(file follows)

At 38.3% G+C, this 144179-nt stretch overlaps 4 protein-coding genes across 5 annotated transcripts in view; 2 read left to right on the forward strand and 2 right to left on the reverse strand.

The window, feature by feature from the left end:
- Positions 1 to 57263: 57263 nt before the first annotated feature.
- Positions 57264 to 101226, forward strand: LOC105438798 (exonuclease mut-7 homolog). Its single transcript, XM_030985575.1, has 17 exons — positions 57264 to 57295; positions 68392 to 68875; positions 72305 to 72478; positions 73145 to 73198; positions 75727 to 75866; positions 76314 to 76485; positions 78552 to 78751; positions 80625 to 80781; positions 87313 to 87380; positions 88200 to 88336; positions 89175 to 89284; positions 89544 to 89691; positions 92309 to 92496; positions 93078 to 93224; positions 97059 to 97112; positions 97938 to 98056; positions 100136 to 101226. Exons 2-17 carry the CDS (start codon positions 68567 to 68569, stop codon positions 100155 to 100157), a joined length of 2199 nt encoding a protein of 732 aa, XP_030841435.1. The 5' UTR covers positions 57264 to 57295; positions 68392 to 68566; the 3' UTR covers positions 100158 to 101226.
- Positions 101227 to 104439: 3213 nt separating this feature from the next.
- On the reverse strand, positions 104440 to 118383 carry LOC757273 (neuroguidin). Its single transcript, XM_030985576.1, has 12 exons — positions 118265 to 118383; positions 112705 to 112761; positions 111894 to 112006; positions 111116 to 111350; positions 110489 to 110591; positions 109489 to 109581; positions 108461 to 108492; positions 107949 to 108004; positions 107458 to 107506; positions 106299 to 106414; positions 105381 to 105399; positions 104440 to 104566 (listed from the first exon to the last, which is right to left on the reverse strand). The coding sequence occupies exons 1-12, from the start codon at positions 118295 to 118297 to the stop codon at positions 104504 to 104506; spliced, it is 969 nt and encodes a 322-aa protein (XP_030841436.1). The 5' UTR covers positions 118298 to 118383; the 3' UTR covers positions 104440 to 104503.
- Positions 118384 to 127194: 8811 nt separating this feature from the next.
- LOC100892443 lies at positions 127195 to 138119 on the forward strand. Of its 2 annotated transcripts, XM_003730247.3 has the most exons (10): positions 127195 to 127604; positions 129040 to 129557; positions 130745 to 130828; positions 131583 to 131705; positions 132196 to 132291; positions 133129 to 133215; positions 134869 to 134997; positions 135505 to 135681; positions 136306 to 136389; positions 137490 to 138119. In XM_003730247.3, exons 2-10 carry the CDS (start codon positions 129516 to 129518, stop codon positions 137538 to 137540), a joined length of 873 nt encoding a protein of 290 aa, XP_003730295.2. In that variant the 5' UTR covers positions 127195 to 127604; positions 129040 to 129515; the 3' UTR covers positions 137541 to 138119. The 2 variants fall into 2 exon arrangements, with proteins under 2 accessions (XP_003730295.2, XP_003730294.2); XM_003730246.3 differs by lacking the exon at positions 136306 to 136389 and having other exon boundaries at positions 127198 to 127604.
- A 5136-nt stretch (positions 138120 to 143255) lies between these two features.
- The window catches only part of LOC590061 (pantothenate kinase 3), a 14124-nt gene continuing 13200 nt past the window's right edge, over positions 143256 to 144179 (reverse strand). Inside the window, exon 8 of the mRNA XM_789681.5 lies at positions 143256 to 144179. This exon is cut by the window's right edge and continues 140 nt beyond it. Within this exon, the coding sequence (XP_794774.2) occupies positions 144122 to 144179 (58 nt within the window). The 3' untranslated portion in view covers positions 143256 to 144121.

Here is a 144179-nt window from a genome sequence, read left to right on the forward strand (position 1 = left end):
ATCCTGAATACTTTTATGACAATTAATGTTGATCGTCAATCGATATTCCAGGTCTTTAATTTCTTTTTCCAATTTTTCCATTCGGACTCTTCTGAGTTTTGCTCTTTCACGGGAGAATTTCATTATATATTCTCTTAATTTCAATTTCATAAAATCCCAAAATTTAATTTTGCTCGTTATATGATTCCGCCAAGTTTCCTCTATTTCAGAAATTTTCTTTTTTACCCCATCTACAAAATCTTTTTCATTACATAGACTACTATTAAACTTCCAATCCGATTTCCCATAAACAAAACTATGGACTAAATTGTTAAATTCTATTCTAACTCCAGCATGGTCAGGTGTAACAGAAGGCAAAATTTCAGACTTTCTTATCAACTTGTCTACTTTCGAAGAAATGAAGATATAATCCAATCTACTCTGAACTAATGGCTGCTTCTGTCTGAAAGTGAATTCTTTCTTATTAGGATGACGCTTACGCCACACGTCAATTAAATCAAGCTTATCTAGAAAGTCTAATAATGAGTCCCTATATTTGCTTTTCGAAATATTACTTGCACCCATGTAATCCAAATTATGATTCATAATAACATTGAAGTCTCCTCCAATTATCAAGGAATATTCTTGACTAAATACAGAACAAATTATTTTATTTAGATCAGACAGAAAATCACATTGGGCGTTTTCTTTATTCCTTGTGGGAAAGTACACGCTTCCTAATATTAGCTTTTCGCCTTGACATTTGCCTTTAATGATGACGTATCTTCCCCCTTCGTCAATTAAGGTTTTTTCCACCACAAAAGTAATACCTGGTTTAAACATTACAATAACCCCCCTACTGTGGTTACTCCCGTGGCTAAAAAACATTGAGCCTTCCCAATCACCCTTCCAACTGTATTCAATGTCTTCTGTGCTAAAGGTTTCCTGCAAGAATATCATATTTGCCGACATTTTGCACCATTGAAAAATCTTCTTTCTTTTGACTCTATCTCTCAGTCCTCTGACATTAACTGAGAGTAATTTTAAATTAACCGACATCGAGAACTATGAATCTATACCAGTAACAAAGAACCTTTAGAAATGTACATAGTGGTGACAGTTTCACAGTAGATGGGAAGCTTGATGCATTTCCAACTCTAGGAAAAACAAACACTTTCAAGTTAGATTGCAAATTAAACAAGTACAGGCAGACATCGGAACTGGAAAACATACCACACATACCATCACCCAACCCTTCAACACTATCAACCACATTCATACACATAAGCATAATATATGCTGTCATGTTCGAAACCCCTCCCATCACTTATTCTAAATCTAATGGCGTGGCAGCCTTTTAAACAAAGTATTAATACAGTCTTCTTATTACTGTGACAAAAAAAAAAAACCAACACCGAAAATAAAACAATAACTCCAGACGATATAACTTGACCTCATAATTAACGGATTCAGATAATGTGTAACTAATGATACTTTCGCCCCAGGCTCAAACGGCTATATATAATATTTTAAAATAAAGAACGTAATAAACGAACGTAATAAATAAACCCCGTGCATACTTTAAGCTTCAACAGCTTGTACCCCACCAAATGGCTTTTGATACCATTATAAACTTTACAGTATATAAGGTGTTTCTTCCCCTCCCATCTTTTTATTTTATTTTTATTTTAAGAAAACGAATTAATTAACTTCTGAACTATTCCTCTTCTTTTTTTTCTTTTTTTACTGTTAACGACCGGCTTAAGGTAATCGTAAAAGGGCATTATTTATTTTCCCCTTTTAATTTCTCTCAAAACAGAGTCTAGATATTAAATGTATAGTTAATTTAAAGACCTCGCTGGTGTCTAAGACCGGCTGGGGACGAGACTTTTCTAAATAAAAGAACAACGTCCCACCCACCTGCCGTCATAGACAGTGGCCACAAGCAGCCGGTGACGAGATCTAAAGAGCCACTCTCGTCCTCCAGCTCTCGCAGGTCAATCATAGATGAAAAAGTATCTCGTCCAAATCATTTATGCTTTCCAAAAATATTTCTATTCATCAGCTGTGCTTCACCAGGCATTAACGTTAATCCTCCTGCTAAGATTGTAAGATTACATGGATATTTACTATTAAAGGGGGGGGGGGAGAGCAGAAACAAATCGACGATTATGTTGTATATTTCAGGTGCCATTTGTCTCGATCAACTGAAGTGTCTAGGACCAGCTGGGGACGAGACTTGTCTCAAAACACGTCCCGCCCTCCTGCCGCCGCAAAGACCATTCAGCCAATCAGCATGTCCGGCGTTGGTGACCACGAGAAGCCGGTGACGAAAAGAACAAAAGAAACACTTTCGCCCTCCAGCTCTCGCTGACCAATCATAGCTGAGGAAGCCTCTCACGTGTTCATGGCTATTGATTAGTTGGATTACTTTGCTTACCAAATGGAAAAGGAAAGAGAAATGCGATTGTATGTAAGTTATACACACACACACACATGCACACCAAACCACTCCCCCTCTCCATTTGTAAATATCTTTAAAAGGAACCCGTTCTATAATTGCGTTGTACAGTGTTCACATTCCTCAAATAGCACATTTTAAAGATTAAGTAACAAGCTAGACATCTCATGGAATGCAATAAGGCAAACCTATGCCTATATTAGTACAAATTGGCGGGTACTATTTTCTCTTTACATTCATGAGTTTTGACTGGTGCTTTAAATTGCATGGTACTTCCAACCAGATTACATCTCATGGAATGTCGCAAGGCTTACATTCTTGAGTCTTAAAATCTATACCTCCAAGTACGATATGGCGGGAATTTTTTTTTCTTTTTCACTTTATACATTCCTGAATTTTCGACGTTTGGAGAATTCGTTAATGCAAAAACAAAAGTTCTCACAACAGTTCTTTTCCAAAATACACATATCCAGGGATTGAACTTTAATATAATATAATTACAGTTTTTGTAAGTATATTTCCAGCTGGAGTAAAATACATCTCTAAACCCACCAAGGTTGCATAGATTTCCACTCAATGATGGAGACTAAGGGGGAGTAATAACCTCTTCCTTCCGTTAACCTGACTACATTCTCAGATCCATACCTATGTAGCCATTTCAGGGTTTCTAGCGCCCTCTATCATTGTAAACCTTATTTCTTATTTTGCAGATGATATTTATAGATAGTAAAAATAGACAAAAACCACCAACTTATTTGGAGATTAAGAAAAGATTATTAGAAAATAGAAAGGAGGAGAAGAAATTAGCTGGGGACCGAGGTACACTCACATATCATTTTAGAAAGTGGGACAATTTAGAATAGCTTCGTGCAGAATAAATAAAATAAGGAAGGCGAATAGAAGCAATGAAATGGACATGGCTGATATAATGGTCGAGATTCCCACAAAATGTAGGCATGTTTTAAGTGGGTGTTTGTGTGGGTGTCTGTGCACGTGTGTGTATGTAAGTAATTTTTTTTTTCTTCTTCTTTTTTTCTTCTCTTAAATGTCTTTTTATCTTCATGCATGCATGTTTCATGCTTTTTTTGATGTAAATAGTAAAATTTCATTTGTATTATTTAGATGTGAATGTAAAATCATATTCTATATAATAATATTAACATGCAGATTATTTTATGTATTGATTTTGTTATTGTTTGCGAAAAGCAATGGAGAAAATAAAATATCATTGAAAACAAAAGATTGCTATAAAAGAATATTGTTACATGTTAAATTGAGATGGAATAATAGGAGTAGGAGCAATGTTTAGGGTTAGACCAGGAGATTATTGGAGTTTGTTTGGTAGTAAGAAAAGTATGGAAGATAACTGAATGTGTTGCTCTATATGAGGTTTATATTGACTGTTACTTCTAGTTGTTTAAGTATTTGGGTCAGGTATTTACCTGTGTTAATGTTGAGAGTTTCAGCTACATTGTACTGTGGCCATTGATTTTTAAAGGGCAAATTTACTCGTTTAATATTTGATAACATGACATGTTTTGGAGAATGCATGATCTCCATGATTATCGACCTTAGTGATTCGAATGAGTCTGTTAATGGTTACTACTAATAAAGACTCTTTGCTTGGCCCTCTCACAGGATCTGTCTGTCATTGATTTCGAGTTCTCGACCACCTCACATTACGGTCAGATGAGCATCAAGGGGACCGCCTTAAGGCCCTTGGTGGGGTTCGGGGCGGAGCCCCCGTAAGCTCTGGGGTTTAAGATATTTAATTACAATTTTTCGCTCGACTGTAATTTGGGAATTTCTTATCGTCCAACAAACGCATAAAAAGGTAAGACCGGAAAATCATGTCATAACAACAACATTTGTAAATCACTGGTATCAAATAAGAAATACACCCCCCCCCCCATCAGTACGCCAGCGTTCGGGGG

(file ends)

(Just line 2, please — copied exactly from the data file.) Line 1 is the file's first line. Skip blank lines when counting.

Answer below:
The window, feature by feature from the left end: